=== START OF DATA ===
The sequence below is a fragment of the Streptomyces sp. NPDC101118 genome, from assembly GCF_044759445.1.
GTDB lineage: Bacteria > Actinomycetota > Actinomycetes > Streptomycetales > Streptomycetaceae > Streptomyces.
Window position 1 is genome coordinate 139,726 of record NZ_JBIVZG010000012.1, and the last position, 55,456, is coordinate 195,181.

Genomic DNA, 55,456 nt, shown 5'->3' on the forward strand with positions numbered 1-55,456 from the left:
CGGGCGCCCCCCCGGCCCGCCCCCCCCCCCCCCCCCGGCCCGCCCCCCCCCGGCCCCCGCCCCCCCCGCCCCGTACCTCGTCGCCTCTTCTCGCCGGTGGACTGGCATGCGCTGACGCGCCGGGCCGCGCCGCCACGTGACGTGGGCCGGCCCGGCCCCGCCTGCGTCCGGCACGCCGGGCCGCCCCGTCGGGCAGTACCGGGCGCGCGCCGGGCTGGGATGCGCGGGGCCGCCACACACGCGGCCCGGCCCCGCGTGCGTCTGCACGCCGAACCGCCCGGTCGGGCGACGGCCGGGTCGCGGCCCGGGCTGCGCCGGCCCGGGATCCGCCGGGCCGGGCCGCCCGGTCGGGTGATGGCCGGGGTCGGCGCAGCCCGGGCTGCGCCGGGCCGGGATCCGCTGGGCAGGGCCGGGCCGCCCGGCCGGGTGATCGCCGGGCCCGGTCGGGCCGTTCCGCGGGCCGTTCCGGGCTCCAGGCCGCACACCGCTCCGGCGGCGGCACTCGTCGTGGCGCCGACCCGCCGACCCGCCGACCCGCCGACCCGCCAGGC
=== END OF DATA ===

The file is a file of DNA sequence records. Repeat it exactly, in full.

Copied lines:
The sequence below is a fragment of the Streptomyces sp. NPDC101118 genome, from assembly GCF_044759445.1.
GTDB lineage: Bacteria > Actinomycetota > Actinomycetes > Streptomycetales > Streptomycetaceae > Streptomyces.
Window position 1 is genome coordinate 139,726 of record NZ_JBIVZG010000012.1, and the last position, 55,456, is coordinate 195,181.

Genomic DNA, 55,456 nt, shown 5'->3' on the forward strand with positions numbered 1-55,456 from the left:
CGGGCGCCCCCCCGGCCCGCCCCCCCCCCCCCCCCCGGCCCGCCCCCCCCCGGCCCCCGCCCCCCCCGCCCCGTACCTCGTCGCCTCTTCTCGCCGGTGGACTGGCATGCGCTGACGCGCCGGGCCGCGCCGCCACGTGACGTGGGCCGGCCCGGCCCCGCCTGCGTCCGGCACGCCGGGCCGCCCCGTCGGGCAGTACCGGGCGCGCGCCGGGCTGGGATGCGCGGGGCCGCCACACACGCGGCCCGGCCCCGCGTGCGTCTGCACGCCGAACCGCCCGGTCGGGCGACGGCCGGGTCGCGGCCCGGGCTGCGCCGGCCCGGGATCCGCCGGGCCGGGCCGCCCGGTCGGGTGATGGCCGGGGTCGGCGCAGCCCGGGCTGCGCCGGGCCGGGATCCGCTGGGCAGGGCCGGGCCGCCCGGCCGGGTGATCGCCGGGCCCGGTCGGGCCGTTCCGCGGGCCGTTCCGGGCTCCAGGCCGCACACCGCTCCGGCGGCGGCACTCGTCGTGGCGCCGACCCGCCGACCCGCCGACCCGCCGACCCGCCAGGC